Best time to ski in the Dolomites
Skiing in the Dolomites and the Alps in general is a shorter ski season than that of North America. The season typically opens in December and ends in early March.
In December, the snow levels are likely quite low and most of the Dolomites ski range will be covered with man made snow. Much of the lower runs will probably be closed down in favor of places like the Marmolada glacier. This isn’t a bad thing necessarily because they have one of the most advanced snow making processes in the world. You won’t however see the mountains surrounding you covered in white which is special in my opinion.
From mid January to the end of February is the “peak” season for skiing. During this time, there is typically much more natural snow (as well as man made snow) which really brings to life the Dolomites winter. Accommodations during this period are the most expensive as all the Europeans come during these months. Ski season in general is 2-3x more expensive than in the summer seasons since it is so short.
With that said, everything is variable. You can have huge dumps of snow in December and warm 10 degree days in February. You just can’t predict it.
I’ve visited the Dolomites twice in mid February. The first time was insane amounts of snow blanketing the whole mountain range while the second time was less than average.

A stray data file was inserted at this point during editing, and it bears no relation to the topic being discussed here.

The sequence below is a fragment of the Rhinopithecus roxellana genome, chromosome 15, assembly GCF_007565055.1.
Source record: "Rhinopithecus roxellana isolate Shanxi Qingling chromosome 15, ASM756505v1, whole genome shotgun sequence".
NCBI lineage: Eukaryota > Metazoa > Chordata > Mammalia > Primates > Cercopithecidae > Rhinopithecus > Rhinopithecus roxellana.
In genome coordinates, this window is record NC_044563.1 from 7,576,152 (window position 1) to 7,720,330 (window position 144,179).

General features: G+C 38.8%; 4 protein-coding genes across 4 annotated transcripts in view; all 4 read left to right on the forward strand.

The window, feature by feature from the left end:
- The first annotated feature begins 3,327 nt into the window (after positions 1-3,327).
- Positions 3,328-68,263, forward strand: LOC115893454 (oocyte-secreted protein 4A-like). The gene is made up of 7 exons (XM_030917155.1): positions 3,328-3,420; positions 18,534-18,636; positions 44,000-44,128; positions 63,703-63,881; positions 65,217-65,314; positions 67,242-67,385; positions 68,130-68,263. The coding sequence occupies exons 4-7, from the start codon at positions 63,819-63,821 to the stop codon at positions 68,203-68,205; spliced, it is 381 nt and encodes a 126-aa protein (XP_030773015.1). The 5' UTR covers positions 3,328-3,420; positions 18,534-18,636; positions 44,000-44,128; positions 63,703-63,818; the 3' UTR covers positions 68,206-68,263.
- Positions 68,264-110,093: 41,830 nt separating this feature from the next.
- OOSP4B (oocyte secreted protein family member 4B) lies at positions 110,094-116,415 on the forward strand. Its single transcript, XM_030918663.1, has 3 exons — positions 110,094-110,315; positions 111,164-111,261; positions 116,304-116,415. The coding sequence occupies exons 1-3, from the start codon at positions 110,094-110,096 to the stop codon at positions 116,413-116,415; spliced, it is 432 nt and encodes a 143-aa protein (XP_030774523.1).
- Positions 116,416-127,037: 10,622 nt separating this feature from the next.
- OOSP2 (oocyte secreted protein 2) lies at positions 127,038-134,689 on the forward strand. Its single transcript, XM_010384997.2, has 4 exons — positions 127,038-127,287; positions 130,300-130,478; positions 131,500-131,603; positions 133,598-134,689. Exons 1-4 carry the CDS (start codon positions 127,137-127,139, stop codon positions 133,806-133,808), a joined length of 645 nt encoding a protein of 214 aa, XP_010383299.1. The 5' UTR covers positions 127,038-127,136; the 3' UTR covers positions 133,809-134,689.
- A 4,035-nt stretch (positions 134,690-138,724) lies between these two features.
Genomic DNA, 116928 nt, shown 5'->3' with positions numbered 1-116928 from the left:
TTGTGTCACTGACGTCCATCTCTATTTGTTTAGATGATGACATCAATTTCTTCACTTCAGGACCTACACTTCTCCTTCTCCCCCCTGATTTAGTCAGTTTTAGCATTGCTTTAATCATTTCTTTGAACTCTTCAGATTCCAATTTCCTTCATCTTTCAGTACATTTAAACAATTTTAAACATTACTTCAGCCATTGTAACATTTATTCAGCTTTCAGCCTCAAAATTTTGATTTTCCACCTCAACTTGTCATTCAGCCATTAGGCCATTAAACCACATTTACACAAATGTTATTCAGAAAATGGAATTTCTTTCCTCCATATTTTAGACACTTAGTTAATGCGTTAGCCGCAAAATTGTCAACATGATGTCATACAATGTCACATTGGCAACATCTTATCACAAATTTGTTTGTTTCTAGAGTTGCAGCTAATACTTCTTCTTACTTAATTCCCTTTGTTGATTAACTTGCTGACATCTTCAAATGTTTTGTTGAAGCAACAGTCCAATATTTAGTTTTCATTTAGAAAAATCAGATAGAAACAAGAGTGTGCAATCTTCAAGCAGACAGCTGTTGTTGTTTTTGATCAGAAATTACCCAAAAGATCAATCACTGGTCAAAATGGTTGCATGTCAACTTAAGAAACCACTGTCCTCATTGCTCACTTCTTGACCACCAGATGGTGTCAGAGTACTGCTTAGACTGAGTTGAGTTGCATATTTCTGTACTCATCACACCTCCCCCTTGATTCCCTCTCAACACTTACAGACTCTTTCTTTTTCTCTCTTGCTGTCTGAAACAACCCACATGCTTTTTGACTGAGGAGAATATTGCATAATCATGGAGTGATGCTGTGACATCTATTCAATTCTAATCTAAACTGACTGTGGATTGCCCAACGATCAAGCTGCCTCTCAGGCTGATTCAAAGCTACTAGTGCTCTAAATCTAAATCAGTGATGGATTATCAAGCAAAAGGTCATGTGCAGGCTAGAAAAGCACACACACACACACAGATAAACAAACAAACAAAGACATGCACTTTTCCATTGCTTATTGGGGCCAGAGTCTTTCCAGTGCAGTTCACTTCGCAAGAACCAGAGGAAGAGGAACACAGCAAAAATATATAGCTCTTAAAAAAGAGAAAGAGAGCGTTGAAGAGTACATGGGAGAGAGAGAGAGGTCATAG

Price for skiing in the Dolomites
One of my favorite things about European skiing are the prices. Most of the skiing I’ve done in the past have been in the US where prices are astronomical. As of 2019, prices for Aspen is $180 USD per day! Lodging and food are also quite pricey so a ski trip ends up being a costly endeavor.
Enter Europe. Prices here are much more reasonable and you can expect to pay much less for just about everything. Along with Austria, Italy is one of the cheaper countries to ski in the Alps. Switzerland and France are considerably more expensive for lodging and food, but lift tickets are still quite reasonable.
Lift tickets for the Dolomites
Lift tickets for the Dolomites are between €50 and €61 a day. The longer you ski, the cheaper prices you will pay. Some sample prices as of 2019/2020 are as follows:
|Adults||Juniors 1||Seniors 2|
|1||€ 61.00||€ 43.00||€ 55.00|
|2||€ 119.00||€ 83.00||€ 107.00|
|3||€ 173.00||€ 121.00||€ 155.00|
|4||€ 221.00||€ 155.00||€ 199.00|
|5||€ 265.00||€ 185.00||€ 238.00|
|6||€ 304.00||€ 213.00||€ 273.00|
|7||€ 322.00||€ 225.00||€ 290.00|
|8||€ 361.00||€ 252.00||€ 325.00|
These prices will grant you access to the entire mountain range, which is an absolute massive area with hundreds of ski tracks. In addition, you can also buy tickets for certain parts of the mountains at a cheaper price. Val Gardena for example encompasses a large area to the northwest with more than enough tracks to keep you occupied for a day. A day pass is €56.